Friday, June 30, 2006

Just how do economists reach their conclusions?

Here's a primer:

Let's start with how economists reach our conclusions. Non-economists might be forgiven for presuming that we construct our arguments in the same way that they do: apply their preferred mixture of values and interests in order to decide whether or not they like a policy, and then assemble arguments to support that position. This might explain why many would view economists as opponents: by the simple act of disagreeing, aren't economists making it clear that we don't share the same values?

Except that's not how we work. Our starting point is always a model: a stylized representation of how the economy works. Once we're satisfied that we have a model that incorporates the main features of interest — this step necessarily involves a certain amount of subjective judgment — we compare what the model would predict if the policy were in place with what would happen without it. The difference between the two predictions is the effect of the policy.

After describing the problems that arise from this fundamental misunderstanding, the author (Stephen Gordon of the University of Laval at Quebec City) goes on to offer some suggestions about what can be done:

Clearly, economists can make a more concerted effort to explain to non-specialists what it is they are saying, and why. This isn't a simple task — economics is a difficult and technical subject — and it's made more complicated by the fact that there are any number of commentators who have built their careers on misunderstanding and misrepresenting what economists have to say.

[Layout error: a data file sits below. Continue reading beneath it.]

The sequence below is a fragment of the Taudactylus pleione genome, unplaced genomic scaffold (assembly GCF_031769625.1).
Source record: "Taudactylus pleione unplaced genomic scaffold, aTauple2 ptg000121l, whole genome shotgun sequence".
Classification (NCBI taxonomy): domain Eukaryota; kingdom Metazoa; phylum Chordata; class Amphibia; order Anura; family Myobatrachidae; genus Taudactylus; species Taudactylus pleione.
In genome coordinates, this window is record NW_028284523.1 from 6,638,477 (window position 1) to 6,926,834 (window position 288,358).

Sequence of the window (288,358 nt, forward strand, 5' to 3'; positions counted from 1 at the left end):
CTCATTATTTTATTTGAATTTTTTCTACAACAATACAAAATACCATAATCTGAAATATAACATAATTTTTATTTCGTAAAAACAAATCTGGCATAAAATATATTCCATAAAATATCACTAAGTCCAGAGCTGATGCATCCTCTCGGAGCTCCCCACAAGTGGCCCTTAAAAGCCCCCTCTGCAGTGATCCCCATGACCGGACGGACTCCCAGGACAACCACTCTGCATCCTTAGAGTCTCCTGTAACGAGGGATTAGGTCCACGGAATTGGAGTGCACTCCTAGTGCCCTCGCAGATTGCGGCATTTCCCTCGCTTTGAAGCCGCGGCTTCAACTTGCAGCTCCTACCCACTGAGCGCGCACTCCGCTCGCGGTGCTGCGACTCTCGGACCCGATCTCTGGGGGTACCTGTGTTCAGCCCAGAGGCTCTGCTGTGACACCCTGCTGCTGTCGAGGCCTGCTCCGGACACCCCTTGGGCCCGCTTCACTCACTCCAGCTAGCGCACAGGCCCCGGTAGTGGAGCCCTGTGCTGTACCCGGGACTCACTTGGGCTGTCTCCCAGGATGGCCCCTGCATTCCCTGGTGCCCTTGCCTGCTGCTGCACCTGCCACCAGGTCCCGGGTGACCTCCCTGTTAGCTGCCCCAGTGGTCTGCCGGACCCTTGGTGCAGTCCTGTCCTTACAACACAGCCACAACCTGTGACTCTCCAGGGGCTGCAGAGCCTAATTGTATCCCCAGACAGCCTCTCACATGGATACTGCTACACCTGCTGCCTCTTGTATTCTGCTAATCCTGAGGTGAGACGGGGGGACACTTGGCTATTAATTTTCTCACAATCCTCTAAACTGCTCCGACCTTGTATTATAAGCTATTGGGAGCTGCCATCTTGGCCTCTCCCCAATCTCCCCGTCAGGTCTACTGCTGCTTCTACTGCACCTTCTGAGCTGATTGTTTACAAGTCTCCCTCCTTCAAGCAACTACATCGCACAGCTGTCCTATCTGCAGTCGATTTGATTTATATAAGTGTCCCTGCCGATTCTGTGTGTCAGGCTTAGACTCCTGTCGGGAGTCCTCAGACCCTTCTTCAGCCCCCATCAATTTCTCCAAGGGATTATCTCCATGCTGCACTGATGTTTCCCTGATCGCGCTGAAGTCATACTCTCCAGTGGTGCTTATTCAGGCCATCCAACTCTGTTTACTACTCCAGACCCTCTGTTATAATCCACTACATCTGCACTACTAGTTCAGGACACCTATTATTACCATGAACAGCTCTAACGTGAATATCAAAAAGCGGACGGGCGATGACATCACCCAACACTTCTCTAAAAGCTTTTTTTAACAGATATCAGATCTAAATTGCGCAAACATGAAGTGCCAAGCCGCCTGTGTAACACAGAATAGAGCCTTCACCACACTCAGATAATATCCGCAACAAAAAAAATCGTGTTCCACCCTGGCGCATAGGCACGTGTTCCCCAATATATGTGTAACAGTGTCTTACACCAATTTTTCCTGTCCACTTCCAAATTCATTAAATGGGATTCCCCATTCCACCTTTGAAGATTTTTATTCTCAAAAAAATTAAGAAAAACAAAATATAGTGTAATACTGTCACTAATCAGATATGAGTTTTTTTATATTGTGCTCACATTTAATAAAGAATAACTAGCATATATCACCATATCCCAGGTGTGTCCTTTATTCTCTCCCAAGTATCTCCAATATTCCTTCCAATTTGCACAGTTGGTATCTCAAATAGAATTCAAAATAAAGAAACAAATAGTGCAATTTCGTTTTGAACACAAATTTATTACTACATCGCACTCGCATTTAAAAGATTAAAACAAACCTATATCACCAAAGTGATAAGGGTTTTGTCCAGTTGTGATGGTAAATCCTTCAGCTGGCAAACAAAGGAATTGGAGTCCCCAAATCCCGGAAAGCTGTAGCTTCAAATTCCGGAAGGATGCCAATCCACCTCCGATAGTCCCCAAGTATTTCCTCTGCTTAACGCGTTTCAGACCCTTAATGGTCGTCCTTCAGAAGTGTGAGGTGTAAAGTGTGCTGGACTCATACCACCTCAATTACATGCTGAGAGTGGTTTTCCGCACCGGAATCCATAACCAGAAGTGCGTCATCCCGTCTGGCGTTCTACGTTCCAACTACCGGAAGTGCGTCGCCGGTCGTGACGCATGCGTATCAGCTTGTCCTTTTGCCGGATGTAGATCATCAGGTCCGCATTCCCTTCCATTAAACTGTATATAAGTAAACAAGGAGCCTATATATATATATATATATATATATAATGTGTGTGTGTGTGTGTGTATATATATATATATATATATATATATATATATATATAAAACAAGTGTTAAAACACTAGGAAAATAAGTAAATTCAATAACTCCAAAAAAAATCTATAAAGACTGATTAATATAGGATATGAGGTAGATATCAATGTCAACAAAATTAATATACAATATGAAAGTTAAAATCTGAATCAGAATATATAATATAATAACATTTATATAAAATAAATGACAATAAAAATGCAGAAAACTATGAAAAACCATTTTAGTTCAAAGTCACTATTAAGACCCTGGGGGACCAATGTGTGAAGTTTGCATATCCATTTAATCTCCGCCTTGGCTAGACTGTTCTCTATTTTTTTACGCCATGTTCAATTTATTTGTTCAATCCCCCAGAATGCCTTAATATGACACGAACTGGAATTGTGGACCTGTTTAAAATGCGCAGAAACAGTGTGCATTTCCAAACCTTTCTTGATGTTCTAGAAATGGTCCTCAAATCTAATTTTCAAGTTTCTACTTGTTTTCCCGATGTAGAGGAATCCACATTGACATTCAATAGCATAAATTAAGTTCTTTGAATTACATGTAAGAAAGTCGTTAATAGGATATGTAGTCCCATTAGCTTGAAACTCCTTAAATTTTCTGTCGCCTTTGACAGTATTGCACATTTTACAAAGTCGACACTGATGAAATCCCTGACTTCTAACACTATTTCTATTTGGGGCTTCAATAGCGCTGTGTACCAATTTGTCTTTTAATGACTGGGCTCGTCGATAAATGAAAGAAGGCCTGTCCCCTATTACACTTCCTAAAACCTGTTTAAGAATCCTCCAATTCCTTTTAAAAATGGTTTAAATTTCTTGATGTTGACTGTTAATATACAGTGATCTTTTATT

But it would be easier if progressives made an effort to set aside their distrust of economists and actually listen to what we are trying to say. Yes, you may be forced to re-examine some long-held opinions, but is that really a bad thing? And you may be pleasantly surprised to learn that we too are preoccupied with finding solutions to the problems of poverty and inequality.

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Cross-posted at nanopolitan 2.0; if this is not a good time to make a plug for my other blog, what is?


  1. Anonymous said...

    This exactly what Prof. Joseph Stiglitz is doing for years. His works as accessible to both experts and nonexperts alike.

  2. Anonymous said...

    I find it tough going. Marshall (teacher of Keynes) advice, which I only vaguely remember, is that econmists after they do the technical analysis should then tear it up and write in plain English. There are some like Brad DeLong, Krugman, Stiglitz, Pollin, Easterley who try to do that but their conclusions are different. Matt Ridley at the end of "The Red Queen" says that probably half the ideas in his book are wrong and "I sometimes feel that we are fated never to understand ourselves because part of our nature is to turn every inquiry into an expression of our nature: ambitious, illogical,, manipulative, and religious." I think that similar things are true for economics. Possibly commonsense, a set of prejudices (hawk or dove) and empiricism may help with some decisions. More confused

  3. Anonymous said...

    From a comment in, I remembered an Indian economist Raghram Rajan. A biographical sketch can br found at:
    An interview with him:
    An article which contains some of his ideas:
    He also a wrote a book but I have not read. He seems understandable.